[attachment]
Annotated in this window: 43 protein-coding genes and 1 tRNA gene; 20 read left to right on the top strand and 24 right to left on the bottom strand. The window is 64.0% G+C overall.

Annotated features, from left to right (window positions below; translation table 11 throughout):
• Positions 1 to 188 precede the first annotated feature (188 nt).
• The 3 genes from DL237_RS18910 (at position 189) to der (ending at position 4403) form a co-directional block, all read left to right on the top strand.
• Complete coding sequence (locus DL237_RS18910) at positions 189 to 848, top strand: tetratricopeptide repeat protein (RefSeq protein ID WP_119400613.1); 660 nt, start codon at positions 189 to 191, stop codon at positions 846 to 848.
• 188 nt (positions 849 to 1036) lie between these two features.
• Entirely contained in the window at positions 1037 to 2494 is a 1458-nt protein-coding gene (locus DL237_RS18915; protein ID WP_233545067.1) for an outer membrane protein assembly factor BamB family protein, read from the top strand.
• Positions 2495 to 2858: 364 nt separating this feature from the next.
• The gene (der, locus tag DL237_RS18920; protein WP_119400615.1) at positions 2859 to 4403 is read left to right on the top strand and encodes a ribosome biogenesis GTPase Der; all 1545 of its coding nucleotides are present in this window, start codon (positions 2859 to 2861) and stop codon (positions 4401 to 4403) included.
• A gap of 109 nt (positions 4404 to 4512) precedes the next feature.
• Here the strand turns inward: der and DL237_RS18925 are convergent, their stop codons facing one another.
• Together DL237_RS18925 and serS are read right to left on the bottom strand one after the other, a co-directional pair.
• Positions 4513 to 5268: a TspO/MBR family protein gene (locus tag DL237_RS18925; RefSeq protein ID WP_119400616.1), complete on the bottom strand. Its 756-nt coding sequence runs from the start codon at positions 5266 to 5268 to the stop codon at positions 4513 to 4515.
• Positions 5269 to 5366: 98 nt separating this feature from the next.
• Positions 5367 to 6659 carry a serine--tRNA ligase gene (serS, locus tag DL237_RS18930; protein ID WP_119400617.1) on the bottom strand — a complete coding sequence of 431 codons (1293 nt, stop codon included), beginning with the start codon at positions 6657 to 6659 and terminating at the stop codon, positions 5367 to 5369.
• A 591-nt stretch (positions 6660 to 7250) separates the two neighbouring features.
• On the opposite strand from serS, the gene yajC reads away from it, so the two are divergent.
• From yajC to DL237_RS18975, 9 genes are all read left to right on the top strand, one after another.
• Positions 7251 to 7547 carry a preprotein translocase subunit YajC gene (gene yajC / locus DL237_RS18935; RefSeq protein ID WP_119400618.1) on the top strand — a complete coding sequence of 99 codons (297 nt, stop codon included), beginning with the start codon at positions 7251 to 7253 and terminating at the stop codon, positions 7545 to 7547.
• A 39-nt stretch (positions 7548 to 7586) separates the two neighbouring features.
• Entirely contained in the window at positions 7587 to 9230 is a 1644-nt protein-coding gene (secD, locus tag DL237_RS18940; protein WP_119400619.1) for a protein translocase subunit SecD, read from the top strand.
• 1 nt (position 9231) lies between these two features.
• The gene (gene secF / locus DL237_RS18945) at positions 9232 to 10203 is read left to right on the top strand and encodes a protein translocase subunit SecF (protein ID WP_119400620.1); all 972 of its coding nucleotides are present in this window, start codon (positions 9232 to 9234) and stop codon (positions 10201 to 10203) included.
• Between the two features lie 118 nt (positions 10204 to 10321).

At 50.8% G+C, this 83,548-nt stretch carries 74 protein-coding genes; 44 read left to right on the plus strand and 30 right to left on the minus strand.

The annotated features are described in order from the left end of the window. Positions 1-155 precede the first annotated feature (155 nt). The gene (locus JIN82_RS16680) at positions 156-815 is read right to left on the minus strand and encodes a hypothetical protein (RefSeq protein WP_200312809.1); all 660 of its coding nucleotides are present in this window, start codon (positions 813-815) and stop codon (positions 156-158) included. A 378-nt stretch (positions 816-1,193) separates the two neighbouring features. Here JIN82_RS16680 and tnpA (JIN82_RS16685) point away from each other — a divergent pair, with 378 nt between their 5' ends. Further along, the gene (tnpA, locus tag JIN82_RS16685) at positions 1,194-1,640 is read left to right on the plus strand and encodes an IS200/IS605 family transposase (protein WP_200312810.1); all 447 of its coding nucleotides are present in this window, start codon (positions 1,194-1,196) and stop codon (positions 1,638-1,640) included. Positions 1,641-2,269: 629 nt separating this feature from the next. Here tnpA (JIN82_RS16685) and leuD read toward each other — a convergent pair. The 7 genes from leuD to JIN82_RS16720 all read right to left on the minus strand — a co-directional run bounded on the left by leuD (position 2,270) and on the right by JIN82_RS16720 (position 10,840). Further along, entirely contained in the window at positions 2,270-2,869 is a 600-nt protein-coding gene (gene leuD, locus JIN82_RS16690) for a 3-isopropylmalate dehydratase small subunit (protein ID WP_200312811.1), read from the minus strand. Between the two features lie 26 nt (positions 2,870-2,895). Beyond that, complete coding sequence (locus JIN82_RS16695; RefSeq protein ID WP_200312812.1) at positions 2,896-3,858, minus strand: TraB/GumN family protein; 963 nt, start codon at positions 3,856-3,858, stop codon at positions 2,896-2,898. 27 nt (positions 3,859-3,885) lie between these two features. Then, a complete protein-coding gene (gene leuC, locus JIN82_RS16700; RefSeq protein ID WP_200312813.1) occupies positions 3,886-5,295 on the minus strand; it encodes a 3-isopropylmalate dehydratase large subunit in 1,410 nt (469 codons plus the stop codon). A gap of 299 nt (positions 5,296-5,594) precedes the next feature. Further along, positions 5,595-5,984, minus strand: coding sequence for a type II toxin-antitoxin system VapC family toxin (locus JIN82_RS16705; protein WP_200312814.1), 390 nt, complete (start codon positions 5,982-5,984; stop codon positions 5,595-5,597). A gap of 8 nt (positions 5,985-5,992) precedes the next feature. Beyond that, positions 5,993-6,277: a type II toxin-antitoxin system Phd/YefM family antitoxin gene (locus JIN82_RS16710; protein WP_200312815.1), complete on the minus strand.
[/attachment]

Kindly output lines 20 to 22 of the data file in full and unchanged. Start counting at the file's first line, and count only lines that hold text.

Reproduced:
• A 39-nt stretch (positions 7548 to 7586) separates the two neighbouring features.
• Entirely contained in the window at positions 7587 to 9230 is a 1644-nt protein-coding gene (secD, locus tag DL237_RS18940; protein WP_119400619.1) for a protein translocase subunit SecD, read from the top strand.
• 1 nt (position 9231) lies between these two features.